Paul Collingwood believed England’s players deserved medals after the Ashes, and at the end of the third day in Antigua – one that felt as disspiriting as anything witnessed in Australia – the interim head coach was ready to hand out more.
Over the course of nearly 10 hours Nkrumah Bonner’s 123 had ground West Indies to 373 for nine and a lead of 62. At the close Collingwood opted to front up while his charges put their feet in ice, offering the kind of upbeat assessment that was the hallmark of his own playing days.
“Absolutely not,” replied Collingwood when asked if he was disappointed with England’s bowlers. “I thought today was probably one of the best efforts I’ve seen in an England shirt and in Test cricket.
“To go for 170 runs and take five wickets today is a pretty good effort, especially backing that up from two sessions in the field yesterday. I thought the fitness levels the guys showed and the attitude in the field was exceptional.”
On one level his view was understandable. The pitch at the Sir Vivian Richards Stadium has gone into a deep sleep and the efforts of Joe Root’s bowlers could scarcely be questioned, not least having lost Mark Wood to an elbow injury that has set alarm bells ringing over his continuation in this series.
Ben Stokes typically thundered in for his captain, chalking up 28 overs in the innings and 19 on the day when he was only meant to be used sparingly after a side strain. Jack Leach sat down 43 tight overs and was unfortunate to have just one wicket to show for his efforts.
But there was also a sense that an attack which has been asked to step out of the shadows of Jimmy Anderson and Stuart Broad could in fact be out of its depth if conditions like these persist on tour. Chris Woakes and Craig Overton did little to shake the belief they are just a bit too English and 157 overs makes it the longest innings Root’s men have spent in the field this winter.
There was at least a moment of cheer before stumps, with the loopy, wrongfooted off-spin of Dan Lawrence finally raising Bonner from his rock when a faint tickle down leg was snaffled by Ben Foakes and given out on review. But this wicket should have come earlier in the piece, with Bonner edging Leach to slip via his pad on 73 only for Zak Crawley to grass the chance.
The biggest headache is Wood, the one Englishman to enhance his reputation in Australia. He was absent when West Indies resumed on 202 for four first thing before emerging with a tubigrip and strapping on his bowling arm. He seemed fine during an initial four-over burst but shortly after the second new ball he sent down six more deliveries that were down on pace and forced his exit.
Subsequently, Bonner was able to trust his defence. And though he lost Jason Holder early, who edged behind off Stokes for 45 when caught between leaving and playing, it meant the Jamaican No 4 could also put his faith in those supposedly less capable down the order.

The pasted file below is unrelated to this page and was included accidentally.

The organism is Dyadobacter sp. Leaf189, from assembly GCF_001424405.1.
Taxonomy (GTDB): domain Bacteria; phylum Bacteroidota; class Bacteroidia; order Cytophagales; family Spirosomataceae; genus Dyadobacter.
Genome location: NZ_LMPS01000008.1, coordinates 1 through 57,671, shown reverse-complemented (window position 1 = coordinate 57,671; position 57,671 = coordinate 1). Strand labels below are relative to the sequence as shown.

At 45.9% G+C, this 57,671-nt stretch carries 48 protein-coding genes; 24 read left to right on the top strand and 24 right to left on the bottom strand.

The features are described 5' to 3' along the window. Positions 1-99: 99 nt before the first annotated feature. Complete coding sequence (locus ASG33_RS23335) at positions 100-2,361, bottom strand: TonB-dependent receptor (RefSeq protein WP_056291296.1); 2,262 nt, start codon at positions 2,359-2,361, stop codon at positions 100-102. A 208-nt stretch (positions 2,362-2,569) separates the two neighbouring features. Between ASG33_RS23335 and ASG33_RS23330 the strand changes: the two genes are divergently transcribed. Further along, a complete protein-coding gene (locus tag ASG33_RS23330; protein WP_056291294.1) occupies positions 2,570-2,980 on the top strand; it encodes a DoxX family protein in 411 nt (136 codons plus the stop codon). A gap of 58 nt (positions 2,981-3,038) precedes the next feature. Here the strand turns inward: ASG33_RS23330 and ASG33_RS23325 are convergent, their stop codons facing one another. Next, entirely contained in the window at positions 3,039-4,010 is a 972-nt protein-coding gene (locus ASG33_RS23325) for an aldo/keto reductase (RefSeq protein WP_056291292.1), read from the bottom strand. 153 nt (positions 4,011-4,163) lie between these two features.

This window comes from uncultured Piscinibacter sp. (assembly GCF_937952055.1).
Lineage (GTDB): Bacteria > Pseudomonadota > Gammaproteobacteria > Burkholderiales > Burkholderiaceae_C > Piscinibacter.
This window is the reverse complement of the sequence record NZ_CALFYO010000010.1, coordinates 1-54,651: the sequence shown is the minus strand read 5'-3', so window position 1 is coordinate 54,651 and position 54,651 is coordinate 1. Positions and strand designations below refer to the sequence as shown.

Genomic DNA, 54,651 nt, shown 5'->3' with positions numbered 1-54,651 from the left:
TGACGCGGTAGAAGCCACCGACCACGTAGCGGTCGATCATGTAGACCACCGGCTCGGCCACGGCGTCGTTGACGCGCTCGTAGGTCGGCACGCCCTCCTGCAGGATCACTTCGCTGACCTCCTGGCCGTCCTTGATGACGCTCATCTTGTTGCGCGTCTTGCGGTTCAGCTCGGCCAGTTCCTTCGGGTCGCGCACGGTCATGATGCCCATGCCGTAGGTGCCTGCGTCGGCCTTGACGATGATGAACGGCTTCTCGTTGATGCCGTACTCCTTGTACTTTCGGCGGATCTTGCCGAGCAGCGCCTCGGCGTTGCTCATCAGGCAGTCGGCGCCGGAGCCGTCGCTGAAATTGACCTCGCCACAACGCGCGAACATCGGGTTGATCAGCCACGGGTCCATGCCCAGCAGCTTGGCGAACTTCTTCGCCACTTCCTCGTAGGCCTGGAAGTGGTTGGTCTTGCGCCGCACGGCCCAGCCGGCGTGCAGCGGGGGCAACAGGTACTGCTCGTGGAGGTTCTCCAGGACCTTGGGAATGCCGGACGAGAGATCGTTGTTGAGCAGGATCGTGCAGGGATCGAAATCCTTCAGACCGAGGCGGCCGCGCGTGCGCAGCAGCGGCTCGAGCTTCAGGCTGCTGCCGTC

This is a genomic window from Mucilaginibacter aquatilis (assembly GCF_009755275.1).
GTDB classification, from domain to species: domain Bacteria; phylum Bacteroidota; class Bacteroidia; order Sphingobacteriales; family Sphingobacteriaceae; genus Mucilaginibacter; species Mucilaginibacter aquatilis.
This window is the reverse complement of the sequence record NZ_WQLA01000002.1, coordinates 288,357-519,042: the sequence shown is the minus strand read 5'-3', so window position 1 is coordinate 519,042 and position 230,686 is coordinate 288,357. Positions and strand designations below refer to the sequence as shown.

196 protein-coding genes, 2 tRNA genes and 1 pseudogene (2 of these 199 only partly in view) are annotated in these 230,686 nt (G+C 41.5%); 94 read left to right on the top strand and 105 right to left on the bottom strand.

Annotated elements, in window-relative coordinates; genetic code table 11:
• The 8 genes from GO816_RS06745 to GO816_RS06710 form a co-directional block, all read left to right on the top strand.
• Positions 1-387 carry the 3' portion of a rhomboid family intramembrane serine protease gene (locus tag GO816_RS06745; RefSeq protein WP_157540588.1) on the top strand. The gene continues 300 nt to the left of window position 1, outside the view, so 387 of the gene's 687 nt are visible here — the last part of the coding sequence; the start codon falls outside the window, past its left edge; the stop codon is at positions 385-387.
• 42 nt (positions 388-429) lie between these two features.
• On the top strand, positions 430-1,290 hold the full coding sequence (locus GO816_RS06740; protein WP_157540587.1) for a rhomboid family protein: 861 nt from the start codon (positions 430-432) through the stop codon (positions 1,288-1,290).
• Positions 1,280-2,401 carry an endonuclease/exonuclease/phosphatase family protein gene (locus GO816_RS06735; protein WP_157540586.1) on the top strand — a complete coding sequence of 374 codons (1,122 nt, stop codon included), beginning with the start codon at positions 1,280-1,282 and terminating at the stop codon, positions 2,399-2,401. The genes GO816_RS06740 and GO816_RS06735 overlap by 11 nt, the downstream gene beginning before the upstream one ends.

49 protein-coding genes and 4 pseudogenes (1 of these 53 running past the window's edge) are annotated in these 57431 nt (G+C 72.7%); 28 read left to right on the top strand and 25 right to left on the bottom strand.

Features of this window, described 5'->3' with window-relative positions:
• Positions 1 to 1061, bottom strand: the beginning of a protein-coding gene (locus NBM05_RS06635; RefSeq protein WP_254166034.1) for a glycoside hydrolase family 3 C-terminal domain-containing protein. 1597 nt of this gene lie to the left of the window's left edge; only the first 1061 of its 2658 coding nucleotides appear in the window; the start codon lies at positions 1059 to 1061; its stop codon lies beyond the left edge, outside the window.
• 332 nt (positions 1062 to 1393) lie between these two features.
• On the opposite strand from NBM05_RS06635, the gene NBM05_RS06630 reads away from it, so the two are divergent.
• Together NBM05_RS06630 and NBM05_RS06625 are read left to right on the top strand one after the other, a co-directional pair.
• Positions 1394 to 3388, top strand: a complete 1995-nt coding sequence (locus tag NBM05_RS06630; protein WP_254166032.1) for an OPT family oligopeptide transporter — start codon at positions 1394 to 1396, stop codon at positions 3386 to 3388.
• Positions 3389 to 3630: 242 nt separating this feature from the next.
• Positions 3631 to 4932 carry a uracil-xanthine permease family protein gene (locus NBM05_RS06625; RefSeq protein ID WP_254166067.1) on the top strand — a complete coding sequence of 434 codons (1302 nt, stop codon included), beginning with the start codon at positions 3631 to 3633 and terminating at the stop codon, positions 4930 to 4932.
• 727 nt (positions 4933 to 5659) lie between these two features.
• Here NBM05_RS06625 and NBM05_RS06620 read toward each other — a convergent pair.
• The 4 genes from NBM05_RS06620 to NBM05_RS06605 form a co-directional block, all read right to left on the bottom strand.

After a two-hour stand of 73 with the wicketkeeper Joshua da Silva had finally been broken by Leach lbw, only Alzarri Joseph failed to repay Bonner at No 8, out for two attempting to hook Overton amid an easily telegraphed bumper plan. The more experienced Kemar Roach was not nearly so wasteful, however, enduring blows to the hand and body during an 89-ball 15 and driving Root for four to take West Indies into the lead when they reached tea on 322 for seven.
Even after Roach and Bonner had been separated, the No 9 run out from the deep by the substitute Ollie Pope, in came Veerasammy Permaul to offer 87 balls of resistance for an unbeaten 26. Both tailenders had taken their lead from Bonner, an orthodox right -hander who moments after tea swept Leach for four to move to a hard-earned century from 257 deliveries.
The persistence on show tallied with his story overall, Bonner having played a couple of forgettable Twenty20 internationals more than a decade ago and then almost given up on a professional career back in 2018 when runs proved so elusive while playing for the Leeward Islands.
He briefly moved to Houston, Texas, to work in construction before deciding to return to his native island of Jamaica for one last crack. And something clicked: Bonner forced his way on to the tour of England in 2020 with two centuries and an average of 58 in the regional four-day competition that preceded it.
Scores of 86 and 90 during his debut series in Bangladesh 12 months ago were followed by a maiden Test century on this ground that year; Bonner’s first-class average of 28.8 coming into this series was therefore deceptive.
The same could not be said about England’s fast-medium bowlers and the potential loss of Wood to this fresh elbow injury could now see Saqib Mahmood make his Test debut in Barbados next week.
There will be no SOS sent out to Anderson and Broad, however, with neither on the list of standby bowlers back at home. England, whose batsmen should be looking forward to day four, appear determined to do things the hard way.
George is Digismak’s reported cum editor with 13 years of experience in Journalism